The only ethical and responsible thing for the head of that Department to do at that point would be to come up with a way to get the funding, perhaps using some other program, so this incredibly important program which would essentially be saving thousands and thousands of lives could go on.
The Agudah is that department. What do they do? Mainly, they avert disasters for the frum community. The problems they solve never actually happen. They keep up with all the potential legislation and legal action in the country to sniff out any and all potential legal nuclear bombs that would have incredible impacts on the frum community. Then they lobby in Washington and on the state level, file lawsuits, and do everything else necessary to to make sure that laws are written, passed, modified, edited, and decided in the courts in a way that benefits us and does not harm us.
What type of laws? Religious liberties in the workplace, end of life issues, funding for Yeshivos, civil rights as it pertains to religion, and a lot more.
You didn’t get fired from your job as an attorney even though you need to take off a million days for YomTov? Thank the Agudah.
Your tuition is only 8,000 instead of 12,000 because of federal and state funding? Thank the Agudah.
You can wear a yarmulke at work? Thank the Agudah.
The insurance company can’t deny funding for your zeides hospital stay after you refused to have the plug pulled even though they know there “is no point in him living any more”? Thank the Agudah.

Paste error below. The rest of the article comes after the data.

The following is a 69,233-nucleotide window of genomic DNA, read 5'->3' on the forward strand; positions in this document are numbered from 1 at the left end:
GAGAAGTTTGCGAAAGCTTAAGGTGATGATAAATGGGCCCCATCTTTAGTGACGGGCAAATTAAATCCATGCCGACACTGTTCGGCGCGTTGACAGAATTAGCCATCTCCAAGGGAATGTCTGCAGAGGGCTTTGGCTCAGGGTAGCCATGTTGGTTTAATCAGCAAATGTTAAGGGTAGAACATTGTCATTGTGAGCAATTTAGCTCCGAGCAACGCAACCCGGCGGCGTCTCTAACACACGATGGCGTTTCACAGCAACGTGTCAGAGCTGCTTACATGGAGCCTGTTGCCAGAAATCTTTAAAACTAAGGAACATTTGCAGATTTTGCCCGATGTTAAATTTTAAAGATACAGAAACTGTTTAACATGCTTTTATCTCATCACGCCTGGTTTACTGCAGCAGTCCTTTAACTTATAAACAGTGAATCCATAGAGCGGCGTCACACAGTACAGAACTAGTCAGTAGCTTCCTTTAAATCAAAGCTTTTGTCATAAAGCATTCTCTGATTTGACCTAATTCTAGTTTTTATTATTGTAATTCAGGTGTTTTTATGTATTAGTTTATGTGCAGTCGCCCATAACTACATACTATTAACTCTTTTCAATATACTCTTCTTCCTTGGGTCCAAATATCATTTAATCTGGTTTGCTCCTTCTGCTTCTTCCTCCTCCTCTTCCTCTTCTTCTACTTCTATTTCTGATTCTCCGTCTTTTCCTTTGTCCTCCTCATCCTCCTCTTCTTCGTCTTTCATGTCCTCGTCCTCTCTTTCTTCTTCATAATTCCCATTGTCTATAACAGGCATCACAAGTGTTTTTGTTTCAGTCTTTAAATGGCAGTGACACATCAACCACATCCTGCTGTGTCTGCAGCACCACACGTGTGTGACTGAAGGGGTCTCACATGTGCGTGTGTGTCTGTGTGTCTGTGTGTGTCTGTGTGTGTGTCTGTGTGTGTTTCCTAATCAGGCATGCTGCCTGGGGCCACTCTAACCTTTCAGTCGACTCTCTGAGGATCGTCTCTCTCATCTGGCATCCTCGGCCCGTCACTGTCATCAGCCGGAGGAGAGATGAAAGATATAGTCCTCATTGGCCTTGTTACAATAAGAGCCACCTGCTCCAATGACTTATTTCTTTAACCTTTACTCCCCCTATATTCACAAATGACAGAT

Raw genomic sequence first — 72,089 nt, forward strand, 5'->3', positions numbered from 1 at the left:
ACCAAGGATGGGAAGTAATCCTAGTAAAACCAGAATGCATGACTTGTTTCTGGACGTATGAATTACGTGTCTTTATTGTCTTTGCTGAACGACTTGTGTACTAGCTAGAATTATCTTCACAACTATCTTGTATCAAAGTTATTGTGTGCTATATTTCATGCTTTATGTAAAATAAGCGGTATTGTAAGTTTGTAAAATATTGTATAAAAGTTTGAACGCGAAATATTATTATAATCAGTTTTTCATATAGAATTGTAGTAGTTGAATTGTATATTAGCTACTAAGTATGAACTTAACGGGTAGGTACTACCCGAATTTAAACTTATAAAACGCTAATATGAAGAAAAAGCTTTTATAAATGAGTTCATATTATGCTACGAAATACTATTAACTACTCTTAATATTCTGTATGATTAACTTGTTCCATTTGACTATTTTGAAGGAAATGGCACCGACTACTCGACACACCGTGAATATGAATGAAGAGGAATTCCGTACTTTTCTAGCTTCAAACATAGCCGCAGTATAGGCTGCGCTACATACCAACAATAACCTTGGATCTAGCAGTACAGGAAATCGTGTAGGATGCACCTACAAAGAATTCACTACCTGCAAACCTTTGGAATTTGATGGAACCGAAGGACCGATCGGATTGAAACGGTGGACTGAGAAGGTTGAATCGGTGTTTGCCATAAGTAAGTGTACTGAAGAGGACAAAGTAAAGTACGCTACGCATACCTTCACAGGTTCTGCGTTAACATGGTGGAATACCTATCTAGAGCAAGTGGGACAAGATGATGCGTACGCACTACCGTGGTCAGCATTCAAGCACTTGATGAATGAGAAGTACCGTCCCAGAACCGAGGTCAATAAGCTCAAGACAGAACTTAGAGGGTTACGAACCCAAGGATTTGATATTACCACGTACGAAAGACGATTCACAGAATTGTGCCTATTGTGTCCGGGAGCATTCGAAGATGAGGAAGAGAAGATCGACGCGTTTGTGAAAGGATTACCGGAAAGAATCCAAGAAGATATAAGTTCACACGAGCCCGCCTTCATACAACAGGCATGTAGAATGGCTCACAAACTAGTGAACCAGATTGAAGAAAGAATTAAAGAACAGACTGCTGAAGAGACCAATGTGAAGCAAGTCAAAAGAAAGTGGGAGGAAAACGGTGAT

And much much more.
But because the Agudah is quadrant 4 cause, it’s incredibly difficult for them to raise funds. Everyone I know gives money to Hatzolah, to Almanos and Yesomim, to meshulachim in shul, and even to random parlor meetings for niche tzadakos (peer pressure, Sushi and Glatt Byte, go a long way). Almost nobody I know gives money to the Agudah.
And as much as they try to give over the message, to advertise and explain what they do, it often falls on deaf ears. Because nobody wants to hear about a 9/11 that never happened. It just doesn’t register in our minds. Quadrant 4 is not a fun place to be.
Boruch Hashem, once every 7 years, the Agudah gets something which is exciting and where people do want to give money. And they leverage it to the hilt. Quite frankly, the vast majority of the profits come from wealthy people who are paying the 100k a box or $1800 for a padded club seat and some Kishke. These are people who can afford it, who want to pay for it, and are happy with what they are getting. And yet, without the siyum, they wouldn’t ever imagine giving a dime to the Agudah. This windfall is what keeps the lights on at the Agudah for the next 7 years. Lobbying and litigation is extremely expensive.
Many seats were sold for 25 or 36 dollars. The Agudah knows and realizes that the profit should come from those who can afford it! Could they make a program where misaymim are guaranteed a cheaper seats even after the cheap seats are gone? Can they do it smarter and better? Of course. There is always room for improvement.
But ultimately, as a quadrant 4 organization, the plan of wealthy people paying a premium so the Agudah can keep the lights on is a brilliant and necessary plan. It would actually be unethical not to seize the moment.
And that’s why I hope they make more than 10 million.
Disclaimer: The views and opinions expressed in this article are those of the author and do not necessarily reflect the opinion or position of GreaterLakewood.